Monday, January 25, 2010

Tonight We're Gonna Party Like It's 1620

I recently read Sarah Vowell's The Wordy Shipmates, about the Massachusetts Bay Colony. I figured I'd start with a kind of diet history on the subject since everything I know about the English colonists of the seventeenth century was gleaned solely from a handful of visits to Plymouth Plantation when I was a child, and even those have been reduced in my memory to this one time we got a bunch of the reenactors to sing a hymn in four part harmony, and this other time a dude sort of insinuated I was a witch.

Anyway, the part that I found the most interesting was about Thanksgiving. I had no idea that the Puritans treated a day of thanks more like a ticker-tape parade than Labor Day, or any day of scheduled celebration. Vowell points out that the Pilgrims would probably be horrified by the idea that we celebrate Thanksgiving every year regardless of whether or not it was appropriate. They ordered up just as many days of fasting and repentance as they did thanks depending on the circumstances. Indian raid? Fast. Live through the winter? Feast! The fourth Thursday of November? Let’s wait and see.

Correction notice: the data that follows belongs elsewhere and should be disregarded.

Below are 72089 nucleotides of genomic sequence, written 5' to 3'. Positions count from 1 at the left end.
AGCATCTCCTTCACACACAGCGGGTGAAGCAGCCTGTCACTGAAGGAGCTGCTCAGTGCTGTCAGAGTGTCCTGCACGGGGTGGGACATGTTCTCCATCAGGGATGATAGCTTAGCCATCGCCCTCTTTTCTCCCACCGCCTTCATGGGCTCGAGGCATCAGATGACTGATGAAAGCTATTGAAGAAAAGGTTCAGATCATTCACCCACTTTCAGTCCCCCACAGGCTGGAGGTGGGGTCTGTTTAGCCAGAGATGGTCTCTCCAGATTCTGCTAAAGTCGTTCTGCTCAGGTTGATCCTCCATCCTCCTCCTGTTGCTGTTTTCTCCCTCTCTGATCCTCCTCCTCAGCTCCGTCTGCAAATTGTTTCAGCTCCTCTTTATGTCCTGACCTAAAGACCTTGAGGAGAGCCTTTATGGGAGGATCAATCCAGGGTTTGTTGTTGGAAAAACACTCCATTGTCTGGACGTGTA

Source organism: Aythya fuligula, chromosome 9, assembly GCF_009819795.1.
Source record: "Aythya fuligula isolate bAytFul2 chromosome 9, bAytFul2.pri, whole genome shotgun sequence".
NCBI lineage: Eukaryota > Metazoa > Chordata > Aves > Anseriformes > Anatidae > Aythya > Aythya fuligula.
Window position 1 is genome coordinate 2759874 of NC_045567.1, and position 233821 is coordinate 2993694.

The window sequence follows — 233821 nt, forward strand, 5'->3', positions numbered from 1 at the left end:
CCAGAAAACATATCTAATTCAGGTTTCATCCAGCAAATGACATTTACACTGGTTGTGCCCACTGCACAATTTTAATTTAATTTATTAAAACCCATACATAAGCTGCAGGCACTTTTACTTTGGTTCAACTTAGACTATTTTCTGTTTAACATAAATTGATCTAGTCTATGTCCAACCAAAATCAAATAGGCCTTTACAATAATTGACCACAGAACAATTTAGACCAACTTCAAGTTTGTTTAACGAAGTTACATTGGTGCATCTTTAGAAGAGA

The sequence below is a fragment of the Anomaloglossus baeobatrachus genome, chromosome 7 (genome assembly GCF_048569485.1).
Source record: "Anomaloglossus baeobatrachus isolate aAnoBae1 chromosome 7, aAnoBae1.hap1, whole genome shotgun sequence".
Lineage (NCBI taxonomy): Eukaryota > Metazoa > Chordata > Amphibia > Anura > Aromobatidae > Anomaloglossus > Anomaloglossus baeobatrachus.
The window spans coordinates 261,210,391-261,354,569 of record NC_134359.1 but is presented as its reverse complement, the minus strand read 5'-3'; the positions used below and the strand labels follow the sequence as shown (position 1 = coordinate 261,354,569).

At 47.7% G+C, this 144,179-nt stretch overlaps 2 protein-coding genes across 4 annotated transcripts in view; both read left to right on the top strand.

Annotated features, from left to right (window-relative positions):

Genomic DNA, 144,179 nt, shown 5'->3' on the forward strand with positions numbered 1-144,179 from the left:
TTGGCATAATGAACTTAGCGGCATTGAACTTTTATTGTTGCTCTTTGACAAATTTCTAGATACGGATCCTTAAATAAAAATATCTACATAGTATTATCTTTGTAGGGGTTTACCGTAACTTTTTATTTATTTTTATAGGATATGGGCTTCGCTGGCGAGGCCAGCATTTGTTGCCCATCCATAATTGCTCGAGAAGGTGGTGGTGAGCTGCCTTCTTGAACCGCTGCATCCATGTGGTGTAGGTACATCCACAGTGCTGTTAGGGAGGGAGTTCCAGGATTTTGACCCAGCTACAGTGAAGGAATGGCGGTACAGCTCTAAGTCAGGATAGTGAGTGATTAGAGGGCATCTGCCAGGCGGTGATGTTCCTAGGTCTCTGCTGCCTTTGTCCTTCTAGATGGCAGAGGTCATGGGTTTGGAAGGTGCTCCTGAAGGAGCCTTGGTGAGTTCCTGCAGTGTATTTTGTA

I back this idea with all the ardor of two thumbs up and a follow-up high five. I can call in sick. I can take vacation days. I can celebrate the many regularly scheduled holidays recognized by Hallmark and on which banks and post offices refuse to cooperate with my needs. But, okay, say that one Friday night I get a little bit drunker than I thought I would and maybe Conan's final speech about not being cynical hits home way harder than it should and then maybe I'm having an existential moment at a bar while still singing Free Bird and stealing tater tots off of people's plates and texting my booty call A-team with no response, then moving to the B-team with similar success, and then I'm walking trainward in a slightly dejected and very wobbly fashion. Say that happens, "theoretically." I should have the right, as did the Puritans, to declare an immediate Day of Margot Kiddering, on which I am permitted to wander half-clothed, belligerent, and incoherent through people's yards, and everyone my life is alerted and given jobs like making sure I don't get murdered or too cold, or explaining to homeowners that it's cool that I'm trespassing. I called in Kidder.